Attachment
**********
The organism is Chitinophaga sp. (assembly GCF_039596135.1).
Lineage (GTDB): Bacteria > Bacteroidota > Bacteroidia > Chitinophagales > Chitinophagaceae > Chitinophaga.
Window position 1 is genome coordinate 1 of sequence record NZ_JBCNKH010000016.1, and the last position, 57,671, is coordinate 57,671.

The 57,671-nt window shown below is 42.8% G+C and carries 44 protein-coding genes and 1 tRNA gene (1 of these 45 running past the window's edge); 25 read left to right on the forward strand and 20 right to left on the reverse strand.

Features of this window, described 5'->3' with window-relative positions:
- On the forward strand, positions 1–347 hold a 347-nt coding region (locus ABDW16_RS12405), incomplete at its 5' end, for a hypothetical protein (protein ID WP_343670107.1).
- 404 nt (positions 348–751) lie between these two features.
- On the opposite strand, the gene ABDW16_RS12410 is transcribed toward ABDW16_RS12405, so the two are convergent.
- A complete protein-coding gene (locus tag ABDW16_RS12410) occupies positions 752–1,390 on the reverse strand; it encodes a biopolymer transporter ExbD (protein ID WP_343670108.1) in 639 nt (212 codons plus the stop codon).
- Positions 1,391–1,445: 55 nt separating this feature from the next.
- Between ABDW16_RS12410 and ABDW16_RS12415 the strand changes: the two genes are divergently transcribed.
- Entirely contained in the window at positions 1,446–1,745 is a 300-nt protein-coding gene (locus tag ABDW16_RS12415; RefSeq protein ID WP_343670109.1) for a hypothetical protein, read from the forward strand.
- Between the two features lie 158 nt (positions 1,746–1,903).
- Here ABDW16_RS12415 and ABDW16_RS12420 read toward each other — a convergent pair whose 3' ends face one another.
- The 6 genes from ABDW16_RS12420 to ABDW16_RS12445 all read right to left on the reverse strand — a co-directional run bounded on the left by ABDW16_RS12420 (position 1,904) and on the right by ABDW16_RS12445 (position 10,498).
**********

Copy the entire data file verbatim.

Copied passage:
The organism is Chitinophaga sp. (assembly GCF_039596135.1).
Lineage (GTDB): Bacteria > Bacteroidota > Bacteroidia > Chitinophagales > Chitinophagaceae > Chitinophaga.
Window position 1 is genome coordinate 1 of sequence record NZ_JBCNKH010000016.1, and the last position, 57,671, is coordinate 57,671.

The 57,671-nt window shown below is 42.8% G+C and carries 44 protein-coding genes and 1 tRNA gene (1 of these 45 running past the window's edge); 25 read left to right on the forward strand and 20 right to left on the reverse strand.

Features of this window, described 5'->3' with window-relative positions:
- On the forward strand, positions 1–347 hold a 347-nt coding region (locus ABDW16_RS12405), incomplete at its 5' end, for a hypothetical protein (protein ID WP_343670107.1).
- 404 nt (positions 348–751) lie between these two features.
- On the opposite strand, the gene ABDW16_RS12410 is transcribed toward ABDW16_RS12405, so the two are convergent.
- A complete protein-coding gene (locus tag ABDW16_RS12410) occupies positions 752–1,390 on the reverse strand; it encodes a biopolymer transporter ExbD (protein ID WP_343670108.1) in 639 nt (212 codons plus the stop codon).
- Positions 1,391–1,445: 55 nt separating this feature from the next.
- Between ABDW16_RS12410 and ABDW16_RS12415 the strand changes: the two genes are divergently transcribed.
- Entirely contained in the window at positions 1,446–1,745 is a 300-nt protein-coding gene (locus tag ABDW16_RS12415; RefSeq protein ID WP_343670109.1) for a hypothetical protein, read from the forward strand.
- Between the two features lie 158 nt (positions 1,746–1,903).
- Here ABDW16_RS12415 and ABDW16_RS12420 read toward each other — a convergent pair whose 3' ends face one another.
- The 6 genes from ABDW16_RS12420 to ABDW16_RS12445 all read right to left on the reverse strand — a co-directional run bounded on the left by ABDW16_RS12420 (position 1,904) and on the right by ABDW16_RS12445 (position 10,498).